36” Newfound Gap, North Carolina
34” Mt. LeConte and Sevier, Tennessee
29” Redhouse and Oakland, Maryland
24” Norton, Virginia
14” Payne Gap, Kentucky
14” Laurel Summit, Pennsylvania (28” reported by the ski resort at Seven Springs)
3.5” Bellefontaine, Ohio
Warm air wrapping around the storm to the north of Pennsylvania precluded snowfall even at high elevations in New York and New England. In fact, a daily record high of 70° was recorded in Burlington, Vermont on October 30th while it was 27° and snowing in Hot Springs, Virginia!
There was a sharp line across New Jersey between areas that received heavy rainfall and those receiving little of such. Some locations in north Jersey received under .50” whereas in the southern portion of the state up to 9” fell. New York City (Central Park) had a storm total of only .95” whereas Atlantic City had an even 6.00”. Maryland reported the highest totals with the 12.55” at Easton leading the way. Widespread inland flooding, which was expected, failed too materialize.
Damage and Fatalities
It may be a while before the full extent of damage caused by Sandy is reckoned. As of the writing of this blog (Thursday November 1st) estimates seem to range between $20-60 billion. Given the economic destruction to New York City’s infrastructure, the high end of this range looks more likely and, I’ll bet, ultimately beyond the $60 billion figure. None of these figures mean much to the residents of Breezy Point in Queens, new York City where 110 homes burned to the ground or the thousands of residents who have lost their homes in New Jersey and other states.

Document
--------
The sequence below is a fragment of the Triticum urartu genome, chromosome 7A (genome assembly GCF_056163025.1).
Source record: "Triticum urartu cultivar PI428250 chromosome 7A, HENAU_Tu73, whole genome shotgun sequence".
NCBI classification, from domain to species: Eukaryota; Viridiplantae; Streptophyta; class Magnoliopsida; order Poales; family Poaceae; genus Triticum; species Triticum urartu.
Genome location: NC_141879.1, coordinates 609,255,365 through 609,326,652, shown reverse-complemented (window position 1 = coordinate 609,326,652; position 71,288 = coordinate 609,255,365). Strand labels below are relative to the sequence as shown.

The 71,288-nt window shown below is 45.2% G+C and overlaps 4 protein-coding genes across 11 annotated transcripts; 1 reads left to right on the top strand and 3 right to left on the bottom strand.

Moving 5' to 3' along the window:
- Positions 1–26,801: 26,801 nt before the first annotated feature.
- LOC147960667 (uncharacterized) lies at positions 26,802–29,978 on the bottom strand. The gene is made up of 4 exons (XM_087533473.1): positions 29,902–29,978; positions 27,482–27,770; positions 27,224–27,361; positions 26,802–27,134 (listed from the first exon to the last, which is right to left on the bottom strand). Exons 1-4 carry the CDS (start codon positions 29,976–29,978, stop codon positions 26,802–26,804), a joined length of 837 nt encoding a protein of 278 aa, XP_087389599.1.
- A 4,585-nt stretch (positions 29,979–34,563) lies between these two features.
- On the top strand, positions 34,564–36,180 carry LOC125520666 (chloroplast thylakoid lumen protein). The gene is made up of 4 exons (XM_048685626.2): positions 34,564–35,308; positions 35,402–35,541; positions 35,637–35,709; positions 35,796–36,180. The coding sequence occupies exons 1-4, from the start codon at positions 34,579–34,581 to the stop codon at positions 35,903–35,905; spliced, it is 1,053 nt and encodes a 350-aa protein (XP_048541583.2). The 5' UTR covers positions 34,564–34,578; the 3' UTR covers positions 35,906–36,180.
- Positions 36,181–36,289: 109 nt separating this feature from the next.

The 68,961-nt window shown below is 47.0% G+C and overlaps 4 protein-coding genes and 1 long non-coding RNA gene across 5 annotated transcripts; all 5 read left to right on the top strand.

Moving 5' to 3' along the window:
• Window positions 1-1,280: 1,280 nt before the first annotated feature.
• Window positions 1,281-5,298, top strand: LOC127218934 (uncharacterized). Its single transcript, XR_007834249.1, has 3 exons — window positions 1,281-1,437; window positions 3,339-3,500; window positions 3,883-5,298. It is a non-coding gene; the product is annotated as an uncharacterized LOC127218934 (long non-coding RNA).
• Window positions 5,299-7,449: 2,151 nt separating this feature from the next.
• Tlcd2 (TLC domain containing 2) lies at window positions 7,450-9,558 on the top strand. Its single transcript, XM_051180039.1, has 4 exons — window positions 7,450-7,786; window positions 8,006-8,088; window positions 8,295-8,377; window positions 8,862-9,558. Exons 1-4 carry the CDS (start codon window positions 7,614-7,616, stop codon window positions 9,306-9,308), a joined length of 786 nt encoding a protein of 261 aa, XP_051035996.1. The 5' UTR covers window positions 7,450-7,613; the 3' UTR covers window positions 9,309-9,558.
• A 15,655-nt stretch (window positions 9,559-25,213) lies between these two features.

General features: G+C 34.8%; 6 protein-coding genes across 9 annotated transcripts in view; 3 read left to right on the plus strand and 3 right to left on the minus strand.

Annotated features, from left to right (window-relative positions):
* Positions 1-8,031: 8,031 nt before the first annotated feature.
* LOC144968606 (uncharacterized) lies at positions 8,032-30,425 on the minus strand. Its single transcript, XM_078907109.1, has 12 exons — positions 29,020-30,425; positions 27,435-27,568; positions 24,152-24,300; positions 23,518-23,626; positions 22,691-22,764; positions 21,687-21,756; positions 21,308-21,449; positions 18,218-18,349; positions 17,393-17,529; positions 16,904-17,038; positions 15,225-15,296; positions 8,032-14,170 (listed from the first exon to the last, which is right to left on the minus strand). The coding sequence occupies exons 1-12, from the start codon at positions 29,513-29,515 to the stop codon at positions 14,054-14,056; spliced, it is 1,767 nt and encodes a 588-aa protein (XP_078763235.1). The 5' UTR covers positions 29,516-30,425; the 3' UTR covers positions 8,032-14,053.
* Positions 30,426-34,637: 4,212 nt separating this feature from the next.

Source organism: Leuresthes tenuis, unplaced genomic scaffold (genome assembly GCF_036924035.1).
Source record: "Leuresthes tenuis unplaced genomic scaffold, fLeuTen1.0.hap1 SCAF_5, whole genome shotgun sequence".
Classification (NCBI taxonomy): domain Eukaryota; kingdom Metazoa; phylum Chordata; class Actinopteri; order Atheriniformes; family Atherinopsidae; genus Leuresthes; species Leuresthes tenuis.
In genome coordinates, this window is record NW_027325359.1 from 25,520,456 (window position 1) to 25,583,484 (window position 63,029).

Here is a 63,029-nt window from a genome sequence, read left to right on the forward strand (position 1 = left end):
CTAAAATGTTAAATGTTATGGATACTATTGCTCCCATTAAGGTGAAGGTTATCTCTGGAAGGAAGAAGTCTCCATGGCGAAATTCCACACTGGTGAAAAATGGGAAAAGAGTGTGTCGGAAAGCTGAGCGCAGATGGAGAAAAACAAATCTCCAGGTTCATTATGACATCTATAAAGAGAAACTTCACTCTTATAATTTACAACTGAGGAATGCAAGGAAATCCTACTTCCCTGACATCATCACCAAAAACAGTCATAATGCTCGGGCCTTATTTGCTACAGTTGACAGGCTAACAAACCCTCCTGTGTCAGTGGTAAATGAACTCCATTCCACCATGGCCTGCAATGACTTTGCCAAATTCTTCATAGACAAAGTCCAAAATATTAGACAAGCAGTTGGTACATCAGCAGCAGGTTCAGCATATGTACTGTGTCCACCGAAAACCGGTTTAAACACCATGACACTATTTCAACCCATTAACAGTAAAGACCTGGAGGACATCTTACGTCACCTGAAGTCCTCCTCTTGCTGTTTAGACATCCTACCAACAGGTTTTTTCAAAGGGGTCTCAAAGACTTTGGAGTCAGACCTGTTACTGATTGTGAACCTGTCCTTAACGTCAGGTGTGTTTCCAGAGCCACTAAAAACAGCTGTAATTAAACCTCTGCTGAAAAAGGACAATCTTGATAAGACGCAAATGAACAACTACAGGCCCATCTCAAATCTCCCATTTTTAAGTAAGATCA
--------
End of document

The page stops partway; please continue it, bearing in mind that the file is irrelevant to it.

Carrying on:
As of now Hurricane Sandy is the 5th or 6th (if you include maritime fatalities) deadliest tropical storm to affect the mid-Atlantic or northeast regions of the U.S and the 2nd costliest in current dollar terms (with Katrina way ahead in this ignominious spot with $108 billion). Here are the contenders so far as fatalities are concerned for tropical storms in the region historically. I order them by land-based fatalities. This information is from HURDAT:
1. Great Hurricane of September 21, 1938: 256 fatalities on land (plus 382 at sea) total: 638
2. Hurricane Diane September 9-13, 1955: 184 fatalities on land
3. Tropical Storm Agnes June 20-21, 1972: 122 fatalities on land
4. Hurricane Sandy October 29-31: 96 fatalities on land (and still counting, plus at least 2 fatalities off-shore on the replica ship Bounty)
5. Hurricane Hazel October 14-15, 1954: 95 fatalities on land
6. Great 1944 Hurricane September 14-15, 1944: 64 fatalities on land, 326 at sea: 390 total
Hurricane Sandy will be studied for years to come. No storm of its like has been registered in the past 300 years of history in the region (at least since the first Europeans appeared on the shores of New York and New Jersey in the mid 17th century). It is a testament to the accuracy of forecasting techniques since there was no precedent to base forecasts on: the NWS fell back on its models. They were dead on accurate and their forecasts saved hundreds if not thousands of lives.
This gives us hope for future events of this magnitude. Let’s not forget that the climate models employed to forecast Sandy do not really differ in a significant way from those now used to forecast future climate change. The same science is behind them. It is simply a matter of magnitude vs. short-term versus long-term forecasts.
Christopher C. Burt
Updated: 7:53 PM GMT on November 02, 2012